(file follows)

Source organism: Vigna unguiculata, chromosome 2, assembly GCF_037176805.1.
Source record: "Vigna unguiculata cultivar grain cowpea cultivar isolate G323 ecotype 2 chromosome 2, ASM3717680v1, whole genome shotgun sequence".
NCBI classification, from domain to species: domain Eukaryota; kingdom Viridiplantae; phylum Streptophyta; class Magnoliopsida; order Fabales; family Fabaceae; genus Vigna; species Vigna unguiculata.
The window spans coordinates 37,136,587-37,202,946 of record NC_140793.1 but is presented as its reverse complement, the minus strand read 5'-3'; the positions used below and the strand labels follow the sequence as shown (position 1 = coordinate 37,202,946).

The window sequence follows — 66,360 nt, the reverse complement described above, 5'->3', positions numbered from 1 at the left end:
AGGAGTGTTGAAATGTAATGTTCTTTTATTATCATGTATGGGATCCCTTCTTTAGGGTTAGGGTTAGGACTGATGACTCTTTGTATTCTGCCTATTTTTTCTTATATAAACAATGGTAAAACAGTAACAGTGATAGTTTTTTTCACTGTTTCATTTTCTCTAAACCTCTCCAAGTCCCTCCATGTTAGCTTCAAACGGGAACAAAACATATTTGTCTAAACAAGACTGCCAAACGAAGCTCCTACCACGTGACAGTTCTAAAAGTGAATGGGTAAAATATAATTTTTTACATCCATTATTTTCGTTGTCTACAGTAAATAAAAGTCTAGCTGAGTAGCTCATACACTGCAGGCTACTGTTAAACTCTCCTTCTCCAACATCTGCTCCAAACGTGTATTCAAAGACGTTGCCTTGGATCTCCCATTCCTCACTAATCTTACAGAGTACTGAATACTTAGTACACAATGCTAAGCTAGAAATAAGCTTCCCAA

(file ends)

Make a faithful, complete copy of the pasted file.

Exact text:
Source organism: Vigna unguiculata, chromosome 2, assembly GCF_037176805.1.
Source record: "Vigna unguiculata cultivar grain cowpea cultivar isolate G323 ecotype 2 chromosome 2, ASM3717680v1, whole genome shotgun sequence".
NCBI classification, from domain to species: domain Eukaryota; kingdom Viridiplantae; phylum Streptophyta; class Magnoliopsida; order Fabales; family Fabaceae; genus Vigna; species Vigna unguiculata.
The window spans coordinates 37,136,587-37,202,946 of record NC_140793.1 but is presented as its reverse complement, the minus strand read 5'-3'; the positions used below and the strand labels follow the sequence as shown (position 1 = coordinate 37,202,946).

The window sequence follows — 66,360 nt, the reverse complement described above, 5'->3', positions numbered from 1 at the left end:
AGGAGTGTTGAAATGTAATGTTCTTTTATTATCATGTATGGGATCCCTTCTTTAGGGTTAGGGTTAGGACTGATGACTCTTTGTATTCTGCCTATTTTTTCTTATATAAACAATGGTAAAACAGTAACAGTGATAGTTTTTTTCACTGTTTCATTTTCTCTAAACCTCTCCAAGTCCCTCCATGTTAGCTTCAAACGGGAACAAAACATATTTGTCTAAACAAGACTGCCAAACGAAGCTCCTACCACGTGACAGTTCTAAAAGTGAATGGGTAAAATATAATTTTTTACATCCATTATTTTCGTTGTCTACAGTAAATAAAAGTCTAGCTGAGTAGCTCATACACTGCAGGCTACTGTTAAACTCTCCTTCTCCAACATCTGCTCCAAACGTGTATTCAAAGACGTTGCCTTGGATCTCCCATTCCTCACTAATCTTACAGAGTACTGAATACTTAGTACACAATGCTAAGCTAGAAATAAGCTTCCCAA